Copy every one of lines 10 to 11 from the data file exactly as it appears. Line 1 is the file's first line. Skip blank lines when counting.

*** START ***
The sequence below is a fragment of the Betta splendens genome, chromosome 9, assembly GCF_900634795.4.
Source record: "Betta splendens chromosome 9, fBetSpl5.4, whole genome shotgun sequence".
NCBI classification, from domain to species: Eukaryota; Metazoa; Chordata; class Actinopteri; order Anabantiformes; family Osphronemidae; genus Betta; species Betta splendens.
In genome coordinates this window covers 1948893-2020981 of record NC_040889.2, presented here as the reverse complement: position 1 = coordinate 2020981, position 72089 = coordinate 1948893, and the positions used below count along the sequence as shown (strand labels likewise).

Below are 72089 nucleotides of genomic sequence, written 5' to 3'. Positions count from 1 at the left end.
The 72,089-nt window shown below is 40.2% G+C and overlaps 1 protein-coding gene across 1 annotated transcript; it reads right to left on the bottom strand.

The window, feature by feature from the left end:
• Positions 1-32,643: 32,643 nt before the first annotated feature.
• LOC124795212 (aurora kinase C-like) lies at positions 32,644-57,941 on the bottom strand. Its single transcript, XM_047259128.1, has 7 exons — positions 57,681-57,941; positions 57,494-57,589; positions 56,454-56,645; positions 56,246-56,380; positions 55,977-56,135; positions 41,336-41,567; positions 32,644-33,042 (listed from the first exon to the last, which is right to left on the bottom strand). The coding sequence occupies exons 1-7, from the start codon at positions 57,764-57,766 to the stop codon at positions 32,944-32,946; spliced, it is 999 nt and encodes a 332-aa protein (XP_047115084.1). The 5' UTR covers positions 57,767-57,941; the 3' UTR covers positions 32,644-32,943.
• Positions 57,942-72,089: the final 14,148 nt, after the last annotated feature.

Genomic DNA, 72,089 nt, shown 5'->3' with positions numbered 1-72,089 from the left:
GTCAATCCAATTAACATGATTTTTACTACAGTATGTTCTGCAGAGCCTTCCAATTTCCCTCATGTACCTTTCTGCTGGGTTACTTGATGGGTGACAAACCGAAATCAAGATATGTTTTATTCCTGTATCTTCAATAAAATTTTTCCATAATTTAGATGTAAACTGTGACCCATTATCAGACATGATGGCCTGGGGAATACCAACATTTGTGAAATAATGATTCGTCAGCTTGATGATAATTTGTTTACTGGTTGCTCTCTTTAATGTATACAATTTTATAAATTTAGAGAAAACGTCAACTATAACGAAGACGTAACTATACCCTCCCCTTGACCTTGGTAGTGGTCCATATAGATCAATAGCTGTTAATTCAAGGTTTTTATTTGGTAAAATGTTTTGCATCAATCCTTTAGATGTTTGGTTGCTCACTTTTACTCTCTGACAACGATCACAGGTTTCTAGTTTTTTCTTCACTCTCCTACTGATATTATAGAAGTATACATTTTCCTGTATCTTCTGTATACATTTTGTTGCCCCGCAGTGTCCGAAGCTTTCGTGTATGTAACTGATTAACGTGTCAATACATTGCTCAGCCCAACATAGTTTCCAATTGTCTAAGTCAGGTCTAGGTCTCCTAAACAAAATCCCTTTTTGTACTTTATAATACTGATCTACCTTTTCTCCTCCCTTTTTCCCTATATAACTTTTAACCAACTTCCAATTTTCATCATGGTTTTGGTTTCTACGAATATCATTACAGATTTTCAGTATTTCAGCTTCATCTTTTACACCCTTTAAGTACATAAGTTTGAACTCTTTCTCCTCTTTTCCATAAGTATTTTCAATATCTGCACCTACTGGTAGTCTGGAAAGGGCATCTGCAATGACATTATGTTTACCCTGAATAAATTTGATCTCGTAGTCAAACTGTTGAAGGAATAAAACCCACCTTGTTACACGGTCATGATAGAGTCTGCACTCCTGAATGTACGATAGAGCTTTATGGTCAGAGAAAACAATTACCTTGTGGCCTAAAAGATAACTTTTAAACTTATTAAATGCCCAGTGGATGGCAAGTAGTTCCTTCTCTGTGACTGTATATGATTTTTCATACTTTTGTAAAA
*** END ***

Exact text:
• Positions 57,942-72,089: the final 14,148 nt, after the last annotated feature.

Genomic DNA, 72,089 nt, shown 5'->3' with positions numbered 1-72,089 from the left: